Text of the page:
In the intervening years, a huge difference has been made by the efforts of the mobile industry to eliminate barriers to access through innovation and the achievement of scale. This led initially to vastly reduced mobile phone costs ($30 and less today) and then new business models, with operators providing basic services at lower average revenues per user, such as in India.

Don't Miss

There is still much to be done, but remarkably today, we can see that the vast majority of the second and third billion mobile phone users have come from developing countries, and 80% of new connections today are from these regions.

The debate at the time helped us hear the perspectives of representatives from NGOs, charities and others and emerging market experts who were clearly supportive of the potential for mobile.

CNN: This year GSMA coordinated the expansion of mobile phone services on Lake Victoria -- how badly was it needed?

RC: The expansion of mobile coverage across Lake Victoria will extend an important lifeline to the thousands of people who depend on the lake for a living -- where sadly up to 5,000 people currently die each year due to accidents and piracy.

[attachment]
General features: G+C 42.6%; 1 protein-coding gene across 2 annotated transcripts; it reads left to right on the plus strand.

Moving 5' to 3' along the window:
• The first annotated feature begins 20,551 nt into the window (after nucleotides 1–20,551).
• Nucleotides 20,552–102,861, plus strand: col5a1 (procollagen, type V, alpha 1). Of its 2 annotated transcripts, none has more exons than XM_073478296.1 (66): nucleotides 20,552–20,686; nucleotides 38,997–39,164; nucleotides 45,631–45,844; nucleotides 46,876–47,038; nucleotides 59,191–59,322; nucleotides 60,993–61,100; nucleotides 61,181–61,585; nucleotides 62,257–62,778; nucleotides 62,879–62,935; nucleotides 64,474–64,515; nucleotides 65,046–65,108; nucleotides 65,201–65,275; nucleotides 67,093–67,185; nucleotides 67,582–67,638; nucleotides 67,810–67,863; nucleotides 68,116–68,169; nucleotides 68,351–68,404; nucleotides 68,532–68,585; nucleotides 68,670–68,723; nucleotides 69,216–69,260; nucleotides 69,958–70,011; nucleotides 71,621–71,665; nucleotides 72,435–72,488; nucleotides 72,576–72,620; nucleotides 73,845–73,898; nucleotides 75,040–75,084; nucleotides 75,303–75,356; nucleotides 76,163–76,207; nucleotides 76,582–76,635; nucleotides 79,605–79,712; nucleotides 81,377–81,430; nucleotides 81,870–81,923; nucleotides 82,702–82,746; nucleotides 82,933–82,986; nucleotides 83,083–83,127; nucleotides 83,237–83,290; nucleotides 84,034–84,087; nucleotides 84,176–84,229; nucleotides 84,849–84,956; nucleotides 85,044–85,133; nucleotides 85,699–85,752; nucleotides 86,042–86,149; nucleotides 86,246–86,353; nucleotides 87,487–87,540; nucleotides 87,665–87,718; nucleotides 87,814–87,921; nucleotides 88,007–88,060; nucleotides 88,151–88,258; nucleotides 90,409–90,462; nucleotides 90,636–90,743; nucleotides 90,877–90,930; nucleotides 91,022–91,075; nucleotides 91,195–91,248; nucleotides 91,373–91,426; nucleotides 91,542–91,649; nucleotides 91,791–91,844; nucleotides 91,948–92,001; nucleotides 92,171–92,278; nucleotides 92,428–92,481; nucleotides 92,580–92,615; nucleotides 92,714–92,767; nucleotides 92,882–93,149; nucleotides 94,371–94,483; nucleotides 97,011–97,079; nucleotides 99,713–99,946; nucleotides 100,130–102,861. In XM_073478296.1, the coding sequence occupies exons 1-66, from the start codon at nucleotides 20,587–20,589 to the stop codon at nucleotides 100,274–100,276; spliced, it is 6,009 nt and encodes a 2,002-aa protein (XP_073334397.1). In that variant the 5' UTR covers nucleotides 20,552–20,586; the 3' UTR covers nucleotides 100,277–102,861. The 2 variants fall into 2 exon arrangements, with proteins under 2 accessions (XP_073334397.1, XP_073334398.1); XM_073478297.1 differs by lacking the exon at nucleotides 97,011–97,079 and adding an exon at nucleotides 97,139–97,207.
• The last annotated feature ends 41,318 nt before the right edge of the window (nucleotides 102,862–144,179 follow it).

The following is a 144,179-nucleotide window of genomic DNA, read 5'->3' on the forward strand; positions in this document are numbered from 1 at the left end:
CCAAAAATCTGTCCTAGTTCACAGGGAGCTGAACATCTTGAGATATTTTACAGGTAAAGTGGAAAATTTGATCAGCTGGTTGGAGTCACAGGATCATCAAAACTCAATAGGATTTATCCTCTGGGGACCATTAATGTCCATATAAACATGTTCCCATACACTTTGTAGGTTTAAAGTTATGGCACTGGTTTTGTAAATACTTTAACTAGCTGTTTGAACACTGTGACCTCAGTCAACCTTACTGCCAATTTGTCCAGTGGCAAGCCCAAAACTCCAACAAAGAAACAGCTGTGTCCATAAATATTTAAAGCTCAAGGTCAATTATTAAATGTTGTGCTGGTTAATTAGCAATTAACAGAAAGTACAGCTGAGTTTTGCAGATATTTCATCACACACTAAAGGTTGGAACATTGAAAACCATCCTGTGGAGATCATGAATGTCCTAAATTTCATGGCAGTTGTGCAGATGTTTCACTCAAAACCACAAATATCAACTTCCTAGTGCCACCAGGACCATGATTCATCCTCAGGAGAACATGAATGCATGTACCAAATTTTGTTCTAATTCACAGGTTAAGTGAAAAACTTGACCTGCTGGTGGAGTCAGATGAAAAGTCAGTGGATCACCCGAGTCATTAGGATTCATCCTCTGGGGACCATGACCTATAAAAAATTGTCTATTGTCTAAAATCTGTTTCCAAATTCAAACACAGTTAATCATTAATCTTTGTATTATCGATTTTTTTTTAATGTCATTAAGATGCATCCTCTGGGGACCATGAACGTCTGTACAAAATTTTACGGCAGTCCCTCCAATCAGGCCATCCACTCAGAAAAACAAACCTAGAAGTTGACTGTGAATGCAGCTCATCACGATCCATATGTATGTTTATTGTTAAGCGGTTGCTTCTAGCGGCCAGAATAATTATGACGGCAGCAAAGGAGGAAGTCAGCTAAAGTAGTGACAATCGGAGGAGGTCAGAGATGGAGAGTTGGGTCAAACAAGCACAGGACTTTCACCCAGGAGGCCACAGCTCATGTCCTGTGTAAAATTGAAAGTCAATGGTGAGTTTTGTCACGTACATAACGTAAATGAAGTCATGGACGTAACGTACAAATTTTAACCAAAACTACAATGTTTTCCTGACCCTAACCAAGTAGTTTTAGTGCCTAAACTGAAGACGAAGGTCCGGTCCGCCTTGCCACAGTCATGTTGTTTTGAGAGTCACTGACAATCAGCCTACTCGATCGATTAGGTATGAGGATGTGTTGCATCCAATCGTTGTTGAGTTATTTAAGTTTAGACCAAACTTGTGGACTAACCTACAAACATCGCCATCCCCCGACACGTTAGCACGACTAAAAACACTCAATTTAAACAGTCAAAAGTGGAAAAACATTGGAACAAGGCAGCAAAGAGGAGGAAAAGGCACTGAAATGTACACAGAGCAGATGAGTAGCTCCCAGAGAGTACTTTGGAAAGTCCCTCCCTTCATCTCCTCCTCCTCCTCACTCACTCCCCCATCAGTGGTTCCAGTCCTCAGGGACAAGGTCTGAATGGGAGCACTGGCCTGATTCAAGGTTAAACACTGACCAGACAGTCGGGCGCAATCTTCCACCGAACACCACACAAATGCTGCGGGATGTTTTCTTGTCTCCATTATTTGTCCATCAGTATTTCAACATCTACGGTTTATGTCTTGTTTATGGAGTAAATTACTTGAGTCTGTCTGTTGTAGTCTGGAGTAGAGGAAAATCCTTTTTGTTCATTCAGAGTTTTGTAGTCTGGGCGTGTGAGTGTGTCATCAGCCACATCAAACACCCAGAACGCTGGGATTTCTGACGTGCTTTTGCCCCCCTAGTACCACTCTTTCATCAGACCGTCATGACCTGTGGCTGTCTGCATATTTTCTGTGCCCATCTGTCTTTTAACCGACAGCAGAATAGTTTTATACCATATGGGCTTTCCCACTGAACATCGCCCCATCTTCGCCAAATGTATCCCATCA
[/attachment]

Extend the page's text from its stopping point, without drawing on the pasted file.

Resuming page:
The GSMA's Development Fund, along with our project partners Ericsson and local operator Zain, spent six months investigating how to provide better communications for 30 million people in Tanzania, Kenya and Uganda who live near the lake. Apart from potentially reducing the number of fishing related deaths each year, the program will also fuel the economic and social development of the lakeside communities.

The work of the GSMA's Development Fund is hugely important, as the mobile industry's principle contribution to closing the digital divide, the gap between technologically advanced countries and developing nations. Through the fund we focus on action, on running pilot projects that will hopefully lead to commercial scale ups and we focus on catalyzing markets and incubating ideas.

CNN: In 2005, you spoke of the ability of mobile phones to "kick off the cycle of economic development." Do you still hold that view?